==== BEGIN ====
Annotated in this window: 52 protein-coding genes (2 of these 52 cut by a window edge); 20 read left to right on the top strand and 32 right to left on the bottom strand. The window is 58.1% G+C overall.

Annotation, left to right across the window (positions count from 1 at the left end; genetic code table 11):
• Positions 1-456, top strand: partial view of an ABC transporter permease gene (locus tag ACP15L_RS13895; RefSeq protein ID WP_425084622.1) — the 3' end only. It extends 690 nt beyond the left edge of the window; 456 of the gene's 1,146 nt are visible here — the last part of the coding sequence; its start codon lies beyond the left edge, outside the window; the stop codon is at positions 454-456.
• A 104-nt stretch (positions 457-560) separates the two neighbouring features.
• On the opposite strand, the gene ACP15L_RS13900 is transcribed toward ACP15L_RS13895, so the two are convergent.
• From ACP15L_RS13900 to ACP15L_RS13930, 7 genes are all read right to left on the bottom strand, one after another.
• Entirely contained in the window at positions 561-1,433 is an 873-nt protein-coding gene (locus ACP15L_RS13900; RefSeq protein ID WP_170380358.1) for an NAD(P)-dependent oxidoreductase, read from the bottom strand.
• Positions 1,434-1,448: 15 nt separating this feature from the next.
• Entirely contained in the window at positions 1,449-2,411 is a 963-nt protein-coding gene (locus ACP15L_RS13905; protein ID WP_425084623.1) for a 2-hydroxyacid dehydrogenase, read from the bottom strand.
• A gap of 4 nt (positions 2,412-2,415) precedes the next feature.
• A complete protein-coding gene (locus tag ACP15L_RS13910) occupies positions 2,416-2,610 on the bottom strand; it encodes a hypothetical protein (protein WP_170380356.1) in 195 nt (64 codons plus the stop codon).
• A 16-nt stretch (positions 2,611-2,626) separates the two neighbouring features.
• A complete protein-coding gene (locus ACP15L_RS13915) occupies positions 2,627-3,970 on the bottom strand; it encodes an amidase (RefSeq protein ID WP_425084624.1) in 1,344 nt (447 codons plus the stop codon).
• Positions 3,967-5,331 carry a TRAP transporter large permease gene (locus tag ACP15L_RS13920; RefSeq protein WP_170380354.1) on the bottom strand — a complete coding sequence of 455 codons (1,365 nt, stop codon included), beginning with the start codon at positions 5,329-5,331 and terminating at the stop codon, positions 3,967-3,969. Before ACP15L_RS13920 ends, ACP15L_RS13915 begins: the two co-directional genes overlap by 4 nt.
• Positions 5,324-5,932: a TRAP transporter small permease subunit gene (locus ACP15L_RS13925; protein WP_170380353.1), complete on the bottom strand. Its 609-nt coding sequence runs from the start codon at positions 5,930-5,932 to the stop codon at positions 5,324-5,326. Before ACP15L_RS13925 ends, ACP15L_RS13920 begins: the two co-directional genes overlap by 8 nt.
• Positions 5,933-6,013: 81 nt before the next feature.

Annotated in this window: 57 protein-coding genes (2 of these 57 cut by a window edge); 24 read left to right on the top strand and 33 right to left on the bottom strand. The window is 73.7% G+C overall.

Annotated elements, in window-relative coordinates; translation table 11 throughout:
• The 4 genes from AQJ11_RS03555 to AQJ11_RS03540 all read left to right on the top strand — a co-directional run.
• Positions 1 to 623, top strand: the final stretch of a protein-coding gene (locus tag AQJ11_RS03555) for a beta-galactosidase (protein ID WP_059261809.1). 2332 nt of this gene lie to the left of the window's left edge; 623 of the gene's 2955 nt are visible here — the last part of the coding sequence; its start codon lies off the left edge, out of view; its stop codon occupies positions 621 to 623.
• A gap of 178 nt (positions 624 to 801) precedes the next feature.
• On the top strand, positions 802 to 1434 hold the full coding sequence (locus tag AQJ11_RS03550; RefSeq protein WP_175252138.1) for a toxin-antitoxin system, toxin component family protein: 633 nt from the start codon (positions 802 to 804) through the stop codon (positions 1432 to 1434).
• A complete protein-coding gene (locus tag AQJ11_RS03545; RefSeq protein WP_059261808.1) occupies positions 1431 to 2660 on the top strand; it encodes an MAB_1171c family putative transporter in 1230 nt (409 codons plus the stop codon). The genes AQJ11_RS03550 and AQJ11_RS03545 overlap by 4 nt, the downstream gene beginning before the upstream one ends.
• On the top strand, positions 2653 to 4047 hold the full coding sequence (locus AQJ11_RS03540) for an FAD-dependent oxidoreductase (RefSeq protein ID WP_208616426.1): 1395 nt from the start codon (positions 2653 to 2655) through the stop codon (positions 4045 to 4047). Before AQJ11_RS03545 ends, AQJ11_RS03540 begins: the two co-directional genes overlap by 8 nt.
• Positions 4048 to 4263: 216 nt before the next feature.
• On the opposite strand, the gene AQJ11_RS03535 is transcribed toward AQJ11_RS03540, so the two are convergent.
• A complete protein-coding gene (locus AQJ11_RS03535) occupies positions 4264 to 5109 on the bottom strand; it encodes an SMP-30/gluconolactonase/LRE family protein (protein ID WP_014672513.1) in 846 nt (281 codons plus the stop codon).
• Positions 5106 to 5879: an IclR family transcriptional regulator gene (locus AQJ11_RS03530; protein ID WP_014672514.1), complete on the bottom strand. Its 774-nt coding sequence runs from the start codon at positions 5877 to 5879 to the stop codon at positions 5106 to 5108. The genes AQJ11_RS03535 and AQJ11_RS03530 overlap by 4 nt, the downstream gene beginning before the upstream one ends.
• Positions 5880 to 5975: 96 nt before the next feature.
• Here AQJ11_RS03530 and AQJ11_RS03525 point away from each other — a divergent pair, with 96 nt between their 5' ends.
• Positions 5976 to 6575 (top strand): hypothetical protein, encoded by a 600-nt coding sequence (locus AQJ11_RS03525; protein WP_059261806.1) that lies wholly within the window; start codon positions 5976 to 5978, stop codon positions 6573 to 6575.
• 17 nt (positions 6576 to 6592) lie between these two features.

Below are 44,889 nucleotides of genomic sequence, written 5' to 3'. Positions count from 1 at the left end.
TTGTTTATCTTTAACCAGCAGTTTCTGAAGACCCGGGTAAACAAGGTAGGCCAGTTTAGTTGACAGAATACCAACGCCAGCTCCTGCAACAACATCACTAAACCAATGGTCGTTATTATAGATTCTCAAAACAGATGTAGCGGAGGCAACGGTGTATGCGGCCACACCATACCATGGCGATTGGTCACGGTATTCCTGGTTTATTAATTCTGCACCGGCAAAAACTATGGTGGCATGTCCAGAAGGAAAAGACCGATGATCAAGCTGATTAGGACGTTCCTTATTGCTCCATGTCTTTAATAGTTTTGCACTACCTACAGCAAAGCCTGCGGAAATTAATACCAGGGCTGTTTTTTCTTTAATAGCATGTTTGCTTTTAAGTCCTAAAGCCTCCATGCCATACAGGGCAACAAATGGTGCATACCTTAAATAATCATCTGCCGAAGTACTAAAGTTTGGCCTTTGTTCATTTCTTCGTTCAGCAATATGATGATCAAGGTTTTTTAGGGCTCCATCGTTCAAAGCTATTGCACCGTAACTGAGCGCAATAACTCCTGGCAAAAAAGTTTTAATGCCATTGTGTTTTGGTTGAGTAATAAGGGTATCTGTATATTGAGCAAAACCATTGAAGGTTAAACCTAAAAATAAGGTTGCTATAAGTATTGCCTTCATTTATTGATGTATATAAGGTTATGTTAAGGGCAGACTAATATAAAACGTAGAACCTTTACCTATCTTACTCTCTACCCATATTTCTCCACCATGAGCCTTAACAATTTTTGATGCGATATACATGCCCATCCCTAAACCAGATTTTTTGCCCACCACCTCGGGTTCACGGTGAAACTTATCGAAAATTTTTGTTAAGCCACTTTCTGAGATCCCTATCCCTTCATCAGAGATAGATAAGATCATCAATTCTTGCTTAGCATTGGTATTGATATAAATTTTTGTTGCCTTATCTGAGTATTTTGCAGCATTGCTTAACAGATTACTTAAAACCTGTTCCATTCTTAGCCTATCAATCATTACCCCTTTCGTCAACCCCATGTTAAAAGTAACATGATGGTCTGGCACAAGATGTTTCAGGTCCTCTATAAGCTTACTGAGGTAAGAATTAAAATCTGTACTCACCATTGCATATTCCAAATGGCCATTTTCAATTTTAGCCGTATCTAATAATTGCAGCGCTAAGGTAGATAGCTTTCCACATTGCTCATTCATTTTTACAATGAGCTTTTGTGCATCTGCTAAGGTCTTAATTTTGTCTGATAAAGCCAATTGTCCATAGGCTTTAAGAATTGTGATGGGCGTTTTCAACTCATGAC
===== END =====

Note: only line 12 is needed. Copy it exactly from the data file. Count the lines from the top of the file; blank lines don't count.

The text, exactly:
• A 16-nt stretch (positions 2,611-2,626) separates the two neighbouring features.